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How perceptions of firm environmental and social values influence frontline employee outcomes

Colin B. Gabler (Department of Marketing, College of Business, Ohio University, Athens, Ohio, USA)
V. Myles Landers (Department of Marketing, Quantitative Analysis, and Business Law, College of Business, Mississippi State University, Starkville, Mississippi, USA)
Adam Rapp (Department of Marketing, College of Business, Ohio University, Athens, Ohio, USA)

Journal of Services Marketing

ISSN: 0887-6045

Article publication date: 30 July 2020

Issue publication date: 30 November 2020

691

Abstract

Purpose

More than ever, consideration of the natural environment and social welfare are values that firms must signal to their stakeholders. One way to do this is by adopting an environmental orientation (EO) and pro-social organizational identity (PSOI). The purpose of this paper is to examine how frontline employees (FLEs) respond to these firm-level values through four outcomes.

Design/methodology/approach

Polynomial structural equation modeling with response surface analysis was implemented on FLEs survey data to uncover how different levels of EO and PSOI impact sales performance, word-of-mouth, turnover intent and job satisfaction.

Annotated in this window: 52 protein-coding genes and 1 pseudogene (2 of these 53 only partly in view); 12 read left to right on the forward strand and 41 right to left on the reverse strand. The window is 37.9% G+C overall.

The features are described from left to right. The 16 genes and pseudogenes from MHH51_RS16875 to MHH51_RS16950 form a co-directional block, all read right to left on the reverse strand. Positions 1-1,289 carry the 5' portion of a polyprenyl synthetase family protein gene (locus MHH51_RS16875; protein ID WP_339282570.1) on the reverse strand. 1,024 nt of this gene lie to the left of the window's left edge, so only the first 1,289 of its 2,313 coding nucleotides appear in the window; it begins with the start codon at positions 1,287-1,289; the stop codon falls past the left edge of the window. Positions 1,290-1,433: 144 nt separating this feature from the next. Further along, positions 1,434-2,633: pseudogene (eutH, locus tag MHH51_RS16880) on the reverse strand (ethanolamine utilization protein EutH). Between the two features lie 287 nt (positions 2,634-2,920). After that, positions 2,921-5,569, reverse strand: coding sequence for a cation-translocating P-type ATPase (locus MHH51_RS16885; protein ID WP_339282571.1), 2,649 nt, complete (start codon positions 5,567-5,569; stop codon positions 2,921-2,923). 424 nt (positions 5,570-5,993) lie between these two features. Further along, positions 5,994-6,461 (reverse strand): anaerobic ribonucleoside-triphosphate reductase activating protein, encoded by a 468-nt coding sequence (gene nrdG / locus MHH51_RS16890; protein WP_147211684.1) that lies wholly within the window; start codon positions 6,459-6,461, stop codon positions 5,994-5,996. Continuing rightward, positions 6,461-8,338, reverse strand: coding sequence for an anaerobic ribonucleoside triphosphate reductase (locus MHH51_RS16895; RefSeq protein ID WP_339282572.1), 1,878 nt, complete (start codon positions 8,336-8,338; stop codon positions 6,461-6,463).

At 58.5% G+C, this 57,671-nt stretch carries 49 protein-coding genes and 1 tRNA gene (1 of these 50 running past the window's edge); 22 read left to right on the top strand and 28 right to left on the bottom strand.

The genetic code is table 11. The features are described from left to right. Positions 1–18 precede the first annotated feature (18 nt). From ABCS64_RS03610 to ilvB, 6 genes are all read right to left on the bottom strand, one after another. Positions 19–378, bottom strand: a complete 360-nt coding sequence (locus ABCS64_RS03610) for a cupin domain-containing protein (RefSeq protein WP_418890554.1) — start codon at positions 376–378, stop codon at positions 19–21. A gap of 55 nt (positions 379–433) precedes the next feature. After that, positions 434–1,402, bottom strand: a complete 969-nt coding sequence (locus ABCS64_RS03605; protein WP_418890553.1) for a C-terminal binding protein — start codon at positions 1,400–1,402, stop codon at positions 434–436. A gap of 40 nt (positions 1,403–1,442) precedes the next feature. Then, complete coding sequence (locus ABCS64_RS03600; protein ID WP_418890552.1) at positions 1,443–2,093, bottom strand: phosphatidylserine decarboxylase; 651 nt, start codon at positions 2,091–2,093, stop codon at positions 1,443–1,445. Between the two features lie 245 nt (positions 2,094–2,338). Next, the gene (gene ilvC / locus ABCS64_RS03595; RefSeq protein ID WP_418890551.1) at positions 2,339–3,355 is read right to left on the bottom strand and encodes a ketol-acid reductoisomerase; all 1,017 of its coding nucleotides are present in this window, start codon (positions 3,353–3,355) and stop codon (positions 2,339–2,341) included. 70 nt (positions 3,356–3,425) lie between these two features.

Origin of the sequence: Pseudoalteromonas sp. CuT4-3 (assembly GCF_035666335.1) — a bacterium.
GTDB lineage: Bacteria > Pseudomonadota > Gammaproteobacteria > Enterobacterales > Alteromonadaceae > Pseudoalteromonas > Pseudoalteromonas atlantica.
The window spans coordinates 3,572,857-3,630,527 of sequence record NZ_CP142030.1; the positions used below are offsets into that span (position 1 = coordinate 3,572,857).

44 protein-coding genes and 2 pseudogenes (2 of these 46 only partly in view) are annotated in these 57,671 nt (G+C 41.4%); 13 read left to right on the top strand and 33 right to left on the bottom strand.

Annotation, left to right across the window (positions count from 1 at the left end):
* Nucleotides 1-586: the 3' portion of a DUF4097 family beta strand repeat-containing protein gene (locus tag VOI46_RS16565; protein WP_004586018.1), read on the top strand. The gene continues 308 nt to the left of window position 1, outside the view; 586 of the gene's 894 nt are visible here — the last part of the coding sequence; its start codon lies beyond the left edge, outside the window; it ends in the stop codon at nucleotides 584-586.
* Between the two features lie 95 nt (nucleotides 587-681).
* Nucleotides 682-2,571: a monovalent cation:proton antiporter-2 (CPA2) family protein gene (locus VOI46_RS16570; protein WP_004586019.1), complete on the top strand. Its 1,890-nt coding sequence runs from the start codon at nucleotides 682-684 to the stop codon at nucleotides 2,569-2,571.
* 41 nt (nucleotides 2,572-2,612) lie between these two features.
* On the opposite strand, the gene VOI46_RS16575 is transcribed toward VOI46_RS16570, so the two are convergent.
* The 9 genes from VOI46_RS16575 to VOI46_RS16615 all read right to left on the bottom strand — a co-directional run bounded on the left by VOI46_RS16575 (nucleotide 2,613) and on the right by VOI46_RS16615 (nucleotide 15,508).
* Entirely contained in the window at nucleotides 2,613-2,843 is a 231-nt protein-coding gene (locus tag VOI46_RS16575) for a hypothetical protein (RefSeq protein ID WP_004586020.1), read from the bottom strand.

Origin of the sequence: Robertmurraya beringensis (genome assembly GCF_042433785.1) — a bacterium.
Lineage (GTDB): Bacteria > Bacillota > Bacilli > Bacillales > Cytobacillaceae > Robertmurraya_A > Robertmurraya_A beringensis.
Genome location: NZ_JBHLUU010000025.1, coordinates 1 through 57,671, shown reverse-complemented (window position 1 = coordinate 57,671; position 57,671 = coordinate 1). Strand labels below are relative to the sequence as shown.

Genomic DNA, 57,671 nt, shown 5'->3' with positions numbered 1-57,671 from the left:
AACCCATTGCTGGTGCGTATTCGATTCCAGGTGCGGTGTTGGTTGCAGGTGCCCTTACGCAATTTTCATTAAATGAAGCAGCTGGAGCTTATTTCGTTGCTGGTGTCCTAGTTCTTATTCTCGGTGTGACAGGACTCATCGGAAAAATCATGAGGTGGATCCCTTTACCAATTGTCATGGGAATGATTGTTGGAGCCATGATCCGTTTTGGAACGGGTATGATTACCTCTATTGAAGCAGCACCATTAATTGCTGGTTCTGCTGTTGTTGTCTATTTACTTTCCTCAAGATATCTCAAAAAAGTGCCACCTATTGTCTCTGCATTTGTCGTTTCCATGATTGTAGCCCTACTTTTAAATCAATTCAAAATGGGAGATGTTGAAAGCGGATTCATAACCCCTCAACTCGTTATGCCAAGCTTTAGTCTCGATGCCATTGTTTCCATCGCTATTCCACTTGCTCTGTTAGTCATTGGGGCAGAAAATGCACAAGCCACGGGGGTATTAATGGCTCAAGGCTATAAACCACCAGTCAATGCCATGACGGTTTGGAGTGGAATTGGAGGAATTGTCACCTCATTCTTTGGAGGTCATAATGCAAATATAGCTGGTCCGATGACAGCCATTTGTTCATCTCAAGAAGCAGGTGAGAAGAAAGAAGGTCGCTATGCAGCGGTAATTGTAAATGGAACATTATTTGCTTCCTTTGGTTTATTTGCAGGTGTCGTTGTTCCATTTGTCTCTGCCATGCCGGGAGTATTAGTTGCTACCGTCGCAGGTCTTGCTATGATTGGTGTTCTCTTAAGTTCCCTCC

Findings

Both firm-level values have a positive and direct effect on all four outcomes. However, each imposes a boundary condition as well. Specifically, salespeople perform better when their firm has a stronger EO, but they are happier in their work, less likely to quit and more likely to spread positive word-of-mouth when PSOI is stronger.

Practical implications

The results suggest that perceptions of a firm-level EO or PSOI enhance employee-level outcomes. Signaling to employees that your firm cares about the natural environment and the greater social good positively influences employee outcomes, but optimization of each outcome depends on the strength of those values.

Originality/value

This research answers two specific research calls. First, it applies signaling theory to the workplace context, positioning FLEs as the receivers and feedback mechanisms of firm-level signals. Second, using too-much-of-a-good-thing logic, it uncovers boundary conditions imposed by social and environmental constructs on frontline outcomes.

Keywords

Citation

Gabler, C.B., Landers, V.M. and Rapp, A. (2020), "How perceptions of firm environmental and social values influence frontline employee outcomes", Journal of Services Marketing, Vol. 34 No. 7, pp. 999-1011. https://doi.org/10.1108/JSM-10-2019-0376

Publisher

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Emerald Publishing Limited

Copyright © 2020, Emerald Publishing Limited

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